The DOL also adjusted their June and July unemployment figures upward as is typical with late responses and the rush to get the report published.  In June the economy shed an additional 20,000 jobs and in July we lost 33,000 more jobs than initially reported.  

However, the household survey, which picks up small, owner-operated, LLC/S-Corp-type businesses, registered a devastating 392,000 job loss, which follows losses of 155,000 and 374,000 in the prior two months. This is the source of the unemployment-rate jump, as 466,000 newly unemployed were scored in the report.

So while the big companies are getting healthier, the smaller firms are being left in the dust. Unfortunately, small businesses provide most of the new job creation in the United States.

Veep Joe Biden is out there saying the Obama stimulus plan has saved or created 150,000 jobs in the administration’s first 100 days and another 600,000 in its second 100 days. But he sure isn’t talking about small-business jobs.

In fact, it’s hard to know what he’s talking about. Uncle Sam has borrowed $388 billion in the second quarter and is scheduled to borrow $406 billion in the third quarter and nearly $500 billion in the fourth. In order to provide $152 billion in so-called fiscal stimulus, the government is draining close to $800 billion from the private-sector savings supply -- $800 billion that will not be invested in new-business enterprises, including small businesses.

Borrowing from Peter to redistribute to Paul is not fiscal stimulus. It’s a fiscal depressant. Small businesses are having enough trouble getting their hands on credit. And now they can’t find enough capital for new start-ups. The government prospers, but the small-business sector sinks.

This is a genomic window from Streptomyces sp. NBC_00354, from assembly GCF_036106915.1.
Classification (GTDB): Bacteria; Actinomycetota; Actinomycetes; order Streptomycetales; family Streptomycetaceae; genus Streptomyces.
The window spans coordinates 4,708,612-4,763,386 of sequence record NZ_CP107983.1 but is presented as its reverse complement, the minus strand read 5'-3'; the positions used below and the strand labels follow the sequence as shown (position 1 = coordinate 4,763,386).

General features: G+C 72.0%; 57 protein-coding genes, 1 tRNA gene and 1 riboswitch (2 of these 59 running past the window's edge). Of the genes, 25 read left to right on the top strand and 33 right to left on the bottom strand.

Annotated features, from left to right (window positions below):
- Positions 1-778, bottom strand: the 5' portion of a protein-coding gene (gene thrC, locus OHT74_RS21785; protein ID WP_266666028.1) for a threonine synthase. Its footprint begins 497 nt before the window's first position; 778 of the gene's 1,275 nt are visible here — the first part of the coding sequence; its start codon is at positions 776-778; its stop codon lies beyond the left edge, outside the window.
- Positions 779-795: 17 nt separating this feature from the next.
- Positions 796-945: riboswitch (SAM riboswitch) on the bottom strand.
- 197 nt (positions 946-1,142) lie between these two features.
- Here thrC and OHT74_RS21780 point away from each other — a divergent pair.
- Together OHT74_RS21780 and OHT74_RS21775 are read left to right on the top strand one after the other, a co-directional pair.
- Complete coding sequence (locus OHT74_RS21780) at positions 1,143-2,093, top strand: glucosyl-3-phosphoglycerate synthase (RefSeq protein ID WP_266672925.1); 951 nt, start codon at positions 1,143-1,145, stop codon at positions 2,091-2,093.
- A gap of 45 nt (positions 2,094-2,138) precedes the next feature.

Then there are all the tax and regulatory threats related to health-care and energy reform. Until Mr. Obama retreats from his plan for a government takeover of the health-care sector, and a cap-and-trade program that will cripple the energy sector, the cost of hiring the new job will continue to rise.

The threat of higher payroll taxes and energy costs is more than enough to deter new hiring. Taxes on upper-end investors are going to rise, too, and there may be a health-care surtax on top of that. And don’t forget that small businesses pay the top personal tax rate, which is going up. Oh, and how about the recent minimum-wage hike? Yet another business cost.

So while the government doles out money for transfer payments and one-time temporary tax credits, the ensuing increase in the private-sector tax-and-financing burden becomes a complete deterrent to new job creation, as well as capital formation.

We’re going to recover. Improved ISM reports for manufacturing and services, along with better profitability for big corporations, suggest we’re looking at a mild, V-shaped recovery of 3 percent. But it will be a jobless recovery.

To add fuel to the proverbial fire what we face next is a meager growth of sorts with incipient inflation pressures that will surely plague any new recovery and force the average person to hold down at least two jobs (five if neither of the first two are fulltime).

Let's see 16 hours this week at McDonald's; 21 hours at Dairy Queen, 20 at Cracker Barrel,.....